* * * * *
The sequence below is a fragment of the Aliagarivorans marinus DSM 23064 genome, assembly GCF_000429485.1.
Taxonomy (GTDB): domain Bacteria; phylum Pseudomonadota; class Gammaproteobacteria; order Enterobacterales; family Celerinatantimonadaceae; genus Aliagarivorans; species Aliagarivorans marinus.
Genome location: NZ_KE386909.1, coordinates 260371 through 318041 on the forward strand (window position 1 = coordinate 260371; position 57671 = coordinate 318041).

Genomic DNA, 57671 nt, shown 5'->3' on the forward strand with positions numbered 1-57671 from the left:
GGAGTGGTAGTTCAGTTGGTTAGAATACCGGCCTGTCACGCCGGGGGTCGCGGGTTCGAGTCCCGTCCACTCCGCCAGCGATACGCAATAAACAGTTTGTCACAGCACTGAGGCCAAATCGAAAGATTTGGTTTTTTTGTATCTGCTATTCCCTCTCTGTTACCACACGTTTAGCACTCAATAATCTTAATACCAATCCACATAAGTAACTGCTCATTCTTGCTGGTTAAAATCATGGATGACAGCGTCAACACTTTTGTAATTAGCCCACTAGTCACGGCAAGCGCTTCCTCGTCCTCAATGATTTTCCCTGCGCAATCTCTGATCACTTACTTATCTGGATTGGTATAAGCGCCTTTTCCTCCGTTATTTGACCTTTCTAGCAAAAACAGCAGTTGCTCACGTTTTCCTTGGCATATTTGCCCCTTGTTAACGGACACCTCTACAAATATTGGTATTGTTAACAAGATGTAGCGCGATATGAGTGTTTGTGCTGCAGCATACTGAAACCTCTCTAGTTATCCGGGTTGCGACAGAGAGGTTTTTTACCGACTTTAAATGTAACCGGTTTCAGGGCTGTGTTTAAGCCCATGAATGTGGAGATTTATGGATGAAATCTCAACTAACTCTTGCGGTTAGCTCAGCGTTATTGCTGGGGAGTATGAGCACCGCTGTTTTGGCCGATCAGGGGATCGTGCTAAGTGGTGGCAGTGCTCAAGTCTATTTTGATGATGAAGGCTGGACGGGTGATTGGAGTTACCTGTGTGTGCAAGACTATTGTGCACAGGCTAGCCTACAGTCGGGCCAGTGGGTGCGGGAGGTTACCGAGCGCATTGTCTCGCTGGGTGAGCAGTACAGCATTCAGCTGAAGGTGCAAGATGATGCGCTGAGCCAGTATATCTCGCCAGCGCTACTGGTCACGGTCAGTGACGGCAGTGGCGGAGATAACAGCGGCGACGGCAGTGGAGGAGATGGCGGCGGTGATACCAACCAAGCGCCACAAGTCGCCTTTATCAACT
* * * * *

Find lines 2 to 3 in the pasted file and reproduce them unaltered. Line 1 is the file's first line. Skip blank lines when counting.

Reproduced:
Taxonomy (GTDB): domain Bacteria; phylum Pseudomonadota; class Gammaproteobacteria; order Enterobacterales; family Celerinatantimonadaceae; genus Aliagarivorans; species Aliagarivorans marinus.
Genome location: NZ_KE386909.1, coordinates 260371 through 318041 on the forward strand (window position 1 = coordinate 260371; position 57671 = coordinate 318041).